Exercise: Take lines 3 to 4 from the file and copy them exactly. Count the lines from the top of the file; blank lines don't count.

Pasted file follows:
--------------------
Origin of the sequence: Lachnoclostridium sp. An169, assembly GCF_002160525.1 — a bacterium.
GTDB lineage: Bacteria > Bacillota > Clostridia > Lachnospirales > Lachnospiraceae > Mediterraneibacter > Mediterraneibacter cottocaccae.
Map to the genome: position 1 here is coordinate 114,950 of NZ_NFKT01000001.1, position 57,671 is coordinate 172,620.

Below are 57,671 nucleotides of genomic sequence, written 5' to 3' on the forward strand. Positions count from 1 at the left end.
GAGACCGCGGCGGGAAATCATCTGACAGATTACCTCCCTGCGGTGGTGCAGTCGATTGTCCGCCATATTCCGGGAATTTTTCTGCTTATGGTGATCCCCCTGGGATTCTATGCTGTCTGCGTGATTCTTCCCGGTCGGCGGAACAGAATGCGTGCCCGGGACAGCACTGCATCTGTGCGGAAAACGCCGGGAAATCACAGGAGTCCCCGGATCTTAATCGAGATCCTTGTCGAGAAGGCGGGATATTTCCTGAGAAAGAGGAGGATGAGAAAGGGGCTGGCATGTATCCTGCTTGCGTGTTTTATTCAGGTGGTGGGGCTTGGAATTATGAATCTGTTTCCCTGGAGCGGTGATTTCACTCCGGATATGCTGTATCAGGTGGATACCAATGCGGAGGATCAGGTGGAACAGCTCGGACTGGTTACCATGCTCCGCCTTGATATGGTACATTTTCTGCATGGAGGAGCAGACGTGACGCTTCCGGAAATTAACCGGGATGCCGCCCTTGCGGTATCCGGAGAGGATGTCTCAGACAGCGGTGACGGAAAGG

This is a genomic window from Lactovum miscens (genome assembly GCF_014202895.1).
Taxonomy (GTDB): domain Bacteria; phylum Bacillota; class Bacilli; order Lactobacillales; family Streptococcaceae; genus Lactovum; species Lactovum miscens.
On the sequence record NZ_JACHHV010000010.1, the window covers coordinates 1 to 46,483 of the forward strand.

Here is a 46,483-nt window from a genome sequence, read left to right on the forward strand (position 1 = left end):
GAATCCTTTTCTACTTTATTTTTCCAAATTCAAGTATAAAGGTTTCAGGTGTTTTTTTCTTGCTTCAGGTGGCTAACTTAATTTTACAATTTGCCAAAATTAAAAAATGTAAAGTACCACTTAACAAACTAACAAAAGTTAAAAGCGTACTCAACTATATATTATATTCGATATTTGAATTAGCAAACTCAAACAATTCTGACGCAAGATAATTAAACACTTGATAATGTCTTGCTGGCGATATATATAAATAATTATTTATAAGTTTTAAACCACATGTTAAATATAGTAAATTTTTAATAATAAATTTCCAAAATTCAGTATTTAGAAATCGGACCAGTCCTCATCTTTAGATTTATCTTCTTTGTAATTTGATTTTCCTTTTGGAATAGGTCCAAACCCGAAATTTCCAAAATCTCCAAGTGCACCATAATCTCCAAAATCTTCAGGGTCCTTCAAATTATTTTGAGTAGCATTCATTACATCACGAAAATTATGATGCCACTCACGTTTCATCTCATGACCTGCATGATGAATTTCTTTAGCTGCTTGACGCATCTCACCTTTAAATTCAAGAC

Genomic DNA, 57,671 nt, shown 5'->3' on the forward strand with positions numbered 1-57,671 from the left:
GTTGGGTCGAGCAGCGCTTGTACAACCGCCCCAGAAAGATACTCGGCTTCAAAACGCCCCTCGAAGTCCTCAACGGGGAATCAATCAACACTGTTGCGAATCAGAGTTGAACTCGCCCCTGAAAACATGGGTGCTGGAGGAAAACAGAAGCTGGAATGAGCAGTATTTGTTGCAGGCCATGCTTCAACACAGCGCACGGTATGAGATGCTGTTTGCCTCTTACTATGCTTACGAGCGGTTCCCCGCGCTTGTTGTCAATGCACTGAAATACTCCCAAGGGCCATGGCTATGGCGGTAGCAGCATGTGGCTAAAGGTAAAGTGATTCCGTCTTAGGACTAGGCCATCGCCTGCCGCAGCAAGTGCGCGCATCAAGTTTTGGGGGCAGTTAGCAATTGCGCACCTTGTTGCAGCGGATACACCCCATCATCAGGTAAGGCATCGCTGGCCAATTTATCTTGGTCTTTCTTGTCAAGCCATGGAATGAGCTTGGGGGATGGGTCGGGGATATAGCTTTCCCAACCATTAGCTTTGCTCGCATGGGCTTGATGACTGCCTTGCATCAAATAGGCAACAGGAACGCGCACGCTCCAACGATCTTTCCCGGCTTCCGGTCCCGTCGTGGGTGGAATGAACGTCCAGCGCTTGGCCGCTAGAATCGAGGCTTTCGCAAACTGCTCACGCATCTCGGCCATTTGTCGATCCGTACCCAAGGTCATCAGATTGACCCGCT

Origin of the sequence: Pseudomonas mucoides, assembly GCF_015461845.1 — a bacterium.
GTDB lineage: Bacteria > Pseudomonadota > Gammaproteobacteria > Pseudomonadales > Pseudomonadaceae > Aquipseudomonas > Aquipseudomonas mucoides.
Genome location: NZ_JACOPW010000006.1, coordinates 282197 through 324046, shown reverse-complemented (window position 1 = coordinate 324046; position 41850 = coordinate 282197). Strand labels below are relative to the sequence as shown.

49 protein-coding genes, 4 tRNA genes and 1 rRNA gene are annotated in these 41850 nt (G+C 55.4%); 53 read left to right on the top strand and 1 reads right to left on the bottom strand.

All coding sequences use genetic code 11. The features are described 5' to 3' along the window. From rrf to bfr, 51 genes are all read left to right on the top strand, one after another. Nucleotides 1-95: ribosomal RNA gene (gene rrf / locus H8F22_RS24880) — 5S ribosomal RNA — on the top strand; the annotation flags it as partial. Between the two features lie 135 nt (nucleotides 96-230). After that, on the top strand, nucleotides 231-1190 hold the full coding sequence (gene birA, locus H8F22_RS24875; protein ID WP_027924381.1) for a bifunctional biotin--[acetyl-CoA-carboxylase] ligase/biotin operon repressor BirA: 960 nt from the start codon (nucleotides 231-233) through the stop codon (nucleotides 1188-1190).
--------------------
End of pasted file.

Map to the genome: position 1 here is coordinate 114,950 of NZ_NFKT01000001.1, position 57,671 is coordinate 172,620.

Below are 57,671 nucleotides of genomic sequence, written 5' to 3' on the forward strand. Positions count from 1 at the left end.